Anisotropic photocurrent in PdTe2 TSMs

The difference in the magnitude of photocurrent from the above statistical results (Fig. 2H) could be associated to the strongly tilted Dirac cone formed by electron and hole pockets, which makes the transport highly anisotropic. To rule out the accidental asymmetric PTE that may contribute to this phenomenon, we fabricated a crossly aligned four-electrode device to reveal the anisotropic shift photocurrent. Measurements were taken under the terahertz light propagation along the c axis, and its polarization is changed by a wire grid polarizer (Fig. 3A). Ideally, it is expected that the generated photocurrent, symmetry-allowed, follows the polarization of freely incident light field (Fig. 3B). It is noteworthy here to highlight that the incident field directly interacts with the electrodes, causing the redistribution of electric vector due to the subwavelength (the active-channel scale is actually about λ/L ~ 103 shorter than the wavelength) near-field effect in realistic microscaled device. When the incident light polarization is 45°, the electric field amplitude distributed symmetrically across the four electrodes as shown in Fig. 3C. In this regard, the photocurrent depends on the interplay between the near-field and anisotropic ratchet scattering and can also be tuned by the incident field polarization. Figure 3D shows the change of photocurrent along the x and y directions as a function of the polarization angle θ. The anisotropy ratio is defined as the ratio of the photocurrent response in the x direction to that in the y direction. Although the material (and the corresponding Fermi level) is the same, a notable difference of the photocurrent, with an anisotropic ratio >6, is achieved. Meanwhile, the resistances along the x and y directions are almost overlapped (fig. S4). Thus, the potential mechanism should be connected to interaction between carrier scattering and terahertz field. Note that no substantial phase difference between the x and y photocurrent is evident in our experimental results. To explain this phenomenon and to rule out the possible polarization-dependent PTE (only depending on power intensity |E|2), we numerically simulated the relationship of photocurrents along the x and y directions of devices under different polarization angles (Fig. 3E). The photocurrent generated by PTE exhibits a phase difference of 90° between the x and y photocurrents, while no phase difference exists according to the PGE model, due to the near-field effect. This phenomenon is consistent with our experimental results, further supporting the occurrence of polarization-dependent PGE photocurrents in our experiments. All fabricated devices rigorously envision the uniqueness of anisotropy, regardless of the variation in resistance from one sample to another.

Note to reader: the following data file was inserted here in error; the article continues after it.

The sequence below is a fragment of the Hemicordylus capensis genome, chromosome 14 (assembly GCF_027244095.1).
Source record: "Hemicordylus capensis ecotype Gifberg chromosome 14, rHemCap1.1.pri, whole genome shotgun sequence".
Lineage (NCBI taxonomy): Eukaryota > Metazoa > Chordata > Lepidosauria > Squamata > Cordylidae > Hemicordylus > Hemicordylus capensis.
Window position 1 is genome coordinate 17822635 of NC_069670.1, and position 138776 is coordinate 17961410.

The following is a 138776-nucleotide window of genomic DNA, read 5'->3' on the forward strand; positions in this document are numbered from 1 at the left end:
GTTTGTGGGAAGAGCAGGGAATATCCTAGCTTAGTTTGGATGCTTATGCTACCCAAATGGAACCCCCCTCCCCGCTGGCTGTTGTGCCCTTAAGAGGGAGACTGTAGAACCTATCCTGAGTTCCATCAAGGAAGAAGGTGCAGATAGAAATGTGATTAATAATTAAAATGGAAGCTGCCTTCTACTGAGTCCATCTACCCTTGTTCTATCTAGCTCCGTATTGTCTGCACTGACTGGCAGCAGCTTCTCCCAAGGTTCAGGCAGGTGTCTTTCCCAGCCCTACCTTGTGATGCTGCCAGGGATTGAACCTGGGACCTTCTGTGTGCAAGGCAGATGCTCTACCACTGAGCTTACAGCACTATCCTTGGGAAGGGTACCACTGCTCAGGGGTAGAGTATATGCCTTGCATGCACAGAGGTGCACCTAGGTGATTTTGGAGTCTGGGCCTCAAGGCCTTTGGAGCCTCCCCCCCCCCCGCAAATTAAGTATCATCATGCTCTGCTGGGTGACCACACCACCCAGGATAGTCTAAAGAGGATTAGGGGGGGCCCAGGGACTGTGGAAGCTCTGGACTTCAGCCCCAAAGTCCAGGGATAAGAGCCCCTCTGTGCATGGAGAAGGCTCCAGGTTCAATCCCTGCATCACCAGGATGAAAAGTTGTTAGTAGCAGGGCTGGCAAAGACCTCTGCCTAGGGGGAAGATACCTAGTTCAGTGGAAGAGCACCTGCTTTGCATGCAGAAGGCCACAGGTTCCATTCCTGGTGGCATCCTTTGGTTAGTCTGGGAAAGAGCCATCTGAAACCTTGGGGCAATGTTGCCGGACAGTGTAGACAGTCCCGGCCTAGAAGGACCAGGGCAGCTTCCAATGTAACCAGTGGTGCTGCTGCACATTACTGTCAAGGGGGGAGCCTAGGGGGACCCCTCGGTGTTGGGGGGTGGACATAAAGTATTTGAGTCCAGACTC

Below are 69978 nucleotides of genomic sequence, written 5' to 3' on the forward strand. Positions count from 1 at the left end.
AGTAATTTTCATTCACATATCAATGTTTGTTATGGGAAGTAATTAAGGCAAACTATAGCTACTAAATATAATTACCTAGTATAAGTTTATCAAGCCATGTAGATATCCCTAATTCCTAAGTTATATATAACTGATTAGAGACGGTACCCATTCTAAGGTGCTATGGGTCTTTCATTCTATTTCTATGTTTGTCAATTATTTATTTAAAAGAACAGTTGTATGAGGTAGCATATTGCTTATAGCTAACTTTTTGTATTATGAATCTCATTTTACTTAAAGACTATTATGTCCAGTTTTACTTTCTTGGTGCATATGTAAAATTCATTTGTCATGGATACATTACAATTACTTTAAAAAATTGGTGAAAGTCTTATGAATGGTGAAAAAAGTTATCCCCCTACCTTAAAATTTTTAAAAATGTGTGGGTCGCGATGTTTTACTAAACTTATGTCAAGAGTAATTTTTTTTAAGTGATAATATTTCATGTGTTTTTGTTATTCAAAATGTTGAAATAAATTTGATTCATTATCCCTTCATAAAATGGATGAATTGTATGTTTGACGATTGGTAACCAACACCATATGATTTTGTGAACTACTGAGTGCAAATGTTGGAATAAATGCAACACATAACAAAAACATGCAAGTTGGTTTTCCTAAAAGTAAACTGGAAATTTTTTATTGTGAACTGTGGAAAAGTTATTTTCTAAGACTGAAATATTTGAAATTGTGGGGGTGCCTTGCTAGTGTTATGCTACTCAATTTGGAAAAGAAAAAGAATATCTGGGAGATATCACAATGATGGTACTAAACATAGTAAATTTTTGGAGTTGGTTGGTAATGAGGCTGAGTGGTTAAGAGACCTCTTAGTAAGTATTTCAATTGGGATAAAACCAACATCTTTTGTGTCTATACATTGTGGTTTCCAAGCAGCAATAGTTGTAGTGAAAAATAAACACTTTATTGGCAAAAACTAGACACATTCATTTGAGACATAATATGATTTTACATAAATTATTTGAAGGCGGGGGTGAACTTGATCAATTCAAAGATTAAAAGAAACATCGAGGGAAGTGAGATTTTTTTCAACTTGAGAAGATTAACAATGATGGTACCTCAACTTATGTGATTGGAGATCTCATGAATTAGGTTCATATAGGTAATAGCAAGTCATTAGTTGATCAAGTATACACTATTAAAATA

Fig. 3 The anisotropic photocurrent of the PdTe2-based device at zero-bias voltage.

(A) Schematic diagram of the polarization-resolved photocurrent measurement setup. (B) Ideal microscopic diagram of polarization field and relative direction of material. (C) Simulated electric field distribution at specific polarization angle (45°). (D) Dependence of the photocurrents (Jx, Jy) along two orthogonal axes on the polarization angle θ (inset: scanning electron microscope image of the four-terminal PdTe2-based device). (E) Comparison of theoretical results of PGE and PTE in x and y directions. (F) Relationship between anisotropic ratio (Jx/Jy) and incident power (top) and bias (bottom).

The in-plane anisotropy is found to be notable near the Dirac node, following the asymmetric band structures. Using DFT calculations within the framework of the nonequilibrium Green’s function formalism (32), we can qualitatively enumerate the PGE photocurrent when the PdTe2-based devices are irradiated by linear polarized light. It reveals the essential involvement of the anisotropy harnessed by the PGE photocurrent during the experimental processes (in fig. S4). Nevertheless, the anisotropic ratio remains basically unchanged with the power, contrarily to recent observations for type II WSMs (21). Explicitly, differently from the mechanism here presented for the terahertz range, the Berry curvature divergence at Weyl point causes a large nonlinearity of shift current response at the low power of the infrared frequency. The anisotropic ratio decreased under applied voltage, probably due to the elimination of PGE with the involvement of other photocurrent mechanisms related to the inversion symmetry breaking by electric field. Such anisotropic features are expected to be applied to polarization detection without the need for additional optical components.

Modulation of PGE in PdTe2 through field polarization